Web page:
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Seniors jump on the internet bandwagon

(People's Daily Online)    15:15, February 22, 2019

 Senior citizens are learning how to surf the internet. (Xinhua/Wei Wei)

It is not unusual to see the younger generation shopping, reading news or participating in live shows online, but China's internet world is now joined by a legion of unlikely participants - the elderly.

Wang Jinxiang, a 62-year-old retiree, is among them. She found her niche in live streaming three years ago, and has become somewhat of an online celebrity, with more than 240,000 fans on Quan Min Karaoke, an online singing platform.

She was introduced to the platform by her friend, as she often shared her singing in WeChat groups. With live streaming booming in China, she began to live stream her performances.

"At first, I was no good at handling the mobile phone and apps, but I like to try new things. Thanks to online teachers who taught me how to use the app, I can now handle the technical side with ease," she explained. Now, she also teaches her fans how to use their phones to live stream.

Screenshot of Wang Jinxiang live streaming her song performance

The thriving internet industry has developed at a pace that is faster than the elderly expected. In this rapidly aging nation, the "silver-haired economy" is maturing in China. More digital-savvy devices have been designed for senior citizens, which allows them easier access to the internet.

Yang Yifan, assistant dean of the National Interdisciplinary Institute on Aging in Southwest Jiaotong University, noted that new technologies should consider age differences, and offer more support and help to the elderly. Designers are recommended to take a closer look at their daily life and try to meet demand.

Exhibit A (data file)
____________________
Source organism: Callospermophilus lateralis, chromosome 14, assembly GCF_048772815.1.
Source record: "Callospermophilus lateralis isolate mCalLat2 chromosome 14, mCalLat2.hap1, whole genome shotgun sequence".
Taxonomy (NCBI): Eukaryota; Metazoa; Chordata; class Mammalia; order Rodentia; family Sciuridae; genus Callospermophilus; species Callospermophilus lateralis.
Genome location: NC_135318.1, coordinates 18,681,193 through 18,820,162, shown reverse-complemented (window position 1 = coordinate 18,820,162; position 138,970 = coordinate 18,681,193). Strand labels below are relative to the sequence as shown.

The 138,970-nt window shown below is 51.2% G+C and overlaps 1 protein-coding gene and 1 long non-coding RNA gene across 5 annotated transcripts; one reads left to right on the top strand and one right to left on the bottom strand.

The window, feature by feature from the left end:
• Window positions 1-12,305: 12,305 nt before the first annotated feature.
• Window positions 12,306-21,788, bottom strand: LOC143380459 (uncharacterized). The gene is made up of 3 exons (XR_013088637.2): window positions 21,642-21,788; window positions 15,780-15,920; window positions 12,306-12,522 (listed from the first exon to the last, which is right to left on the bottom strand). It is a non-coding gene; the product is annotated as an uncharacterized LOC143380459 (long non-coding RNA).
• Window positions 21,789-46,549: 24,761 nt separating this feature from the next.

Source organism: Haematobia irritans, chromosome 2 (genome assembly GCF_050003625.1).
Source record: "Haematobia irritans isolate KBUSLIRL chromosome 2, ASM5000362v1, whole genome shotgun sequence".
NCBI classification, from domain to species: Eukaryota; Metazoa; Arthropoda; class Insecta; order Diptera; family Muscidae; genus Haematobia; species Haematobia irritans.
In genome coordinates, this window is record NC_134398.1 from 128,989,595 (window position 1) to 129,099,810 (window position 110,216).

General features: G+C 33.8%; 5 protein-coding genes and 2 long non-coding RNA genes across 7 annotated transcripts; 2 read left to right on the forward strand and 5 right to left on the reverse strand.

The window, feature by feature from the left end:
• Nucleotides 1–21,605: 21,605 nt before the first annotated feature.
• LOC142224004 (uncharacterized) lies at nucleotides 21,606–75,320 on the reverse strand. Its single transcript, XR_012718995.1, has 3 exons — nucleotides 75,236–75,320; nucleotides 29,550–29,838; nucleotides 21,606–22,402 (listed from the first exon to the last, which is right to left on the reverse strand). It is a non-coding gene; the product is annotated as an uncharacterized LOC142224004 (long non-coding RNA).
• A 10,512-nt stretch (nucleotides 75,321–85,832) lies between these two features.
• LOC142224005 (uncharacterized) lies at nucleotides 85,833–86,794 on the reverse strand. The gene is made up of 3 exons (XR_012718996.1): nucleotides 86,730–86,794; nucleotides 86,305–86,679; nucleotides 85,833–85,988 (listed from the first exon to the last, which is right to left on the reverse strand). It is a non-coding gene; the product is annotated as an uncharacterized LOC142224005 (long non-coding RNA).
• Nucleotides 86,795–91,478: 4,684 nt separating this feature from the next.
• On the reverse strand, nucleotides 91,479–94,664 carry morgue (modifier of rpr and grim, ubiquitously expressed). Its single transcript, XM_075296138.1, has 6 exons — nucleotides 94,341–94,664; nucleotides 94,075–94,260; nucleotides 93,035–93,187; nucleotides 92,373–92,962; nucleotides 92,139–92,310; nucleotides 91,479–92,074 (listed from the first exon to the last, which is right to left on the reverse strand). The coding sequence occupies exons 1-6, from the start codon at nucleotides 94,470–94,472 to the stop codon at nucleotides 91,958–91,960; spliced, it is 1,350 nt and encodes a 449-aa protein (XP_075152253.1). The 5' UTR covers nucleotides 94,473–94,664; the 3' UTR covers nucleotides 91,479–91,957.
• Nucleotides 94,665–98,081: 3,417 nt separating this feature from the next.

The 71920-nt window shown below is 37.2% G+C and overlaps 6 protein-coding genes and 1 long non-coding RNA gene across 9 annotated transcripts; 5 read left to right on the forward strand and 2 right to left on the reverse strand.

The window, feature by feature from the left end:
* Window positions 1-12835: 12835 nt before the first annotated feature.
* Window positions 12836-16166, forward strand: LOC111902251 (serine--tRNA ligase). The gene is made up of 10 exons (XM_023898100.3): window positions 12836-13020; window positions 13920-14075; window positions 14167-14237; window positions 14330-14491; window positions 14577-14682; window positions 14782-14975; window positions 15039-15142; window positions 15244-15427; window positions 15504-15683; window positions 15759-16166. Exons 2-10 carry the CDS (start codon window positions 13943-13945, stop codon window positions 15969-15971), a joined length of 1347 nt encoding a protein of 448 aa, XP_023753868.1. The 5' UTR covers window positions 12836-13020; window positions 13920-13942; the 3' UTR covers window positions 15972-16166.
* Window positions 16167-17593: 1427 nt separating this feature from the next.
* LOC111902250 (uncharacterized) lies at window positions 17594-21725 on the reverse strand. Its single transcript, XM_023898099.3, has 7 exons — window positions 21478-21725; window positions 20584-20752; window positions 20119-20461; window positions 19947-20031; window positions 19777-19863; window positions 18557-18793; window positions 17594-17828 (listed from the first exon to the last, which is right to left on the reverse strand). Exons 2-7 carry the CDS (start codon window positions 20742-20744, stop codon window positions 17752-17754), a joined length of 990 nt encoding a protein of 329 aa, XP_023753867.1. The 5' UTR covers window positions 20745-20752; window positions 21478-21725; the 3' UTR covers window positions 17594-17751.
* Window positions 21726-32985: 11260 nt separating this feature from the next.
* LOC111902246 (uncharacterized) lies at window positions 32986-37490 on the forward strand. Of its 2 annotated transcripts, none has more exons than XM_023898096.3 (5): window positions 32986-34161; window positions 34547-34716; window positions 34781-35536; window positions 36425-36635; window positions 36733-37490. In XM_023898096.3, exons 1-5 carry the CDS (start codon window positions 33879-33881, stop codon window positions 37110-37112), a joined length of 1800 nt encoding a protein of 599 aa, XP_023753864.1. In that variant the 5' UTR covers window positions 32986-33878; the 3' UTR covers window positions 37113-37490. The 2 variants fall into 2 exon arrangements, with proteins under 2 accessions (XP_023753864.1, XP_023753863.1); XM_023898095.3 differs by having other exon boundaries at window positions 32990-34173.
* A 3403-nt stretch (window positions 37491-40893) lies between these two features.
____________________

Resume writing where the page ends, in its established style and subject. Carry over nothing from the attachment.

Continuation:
"Inclusive, innovative and fair internet design is believed to bring about brand new internet experiences for both the black-haired generation and silver-haired generation," Yang Yifan added.

Nowadays, the elderly are going with the tide. An increasing number are engaging in online activities, such as shopping, live streaming and singing Karaoke. They are forming a unique internet culture stemming from their own life experiences.

As the internet penetrates deeper into the life of Chinese people, China will step up efforts in helping the elderly embrace this trend. 

(For the latest China news, Please follow People's Daily on Twitter and Facebook)(Web editor: Xian Jiangnan, Du Mingming)

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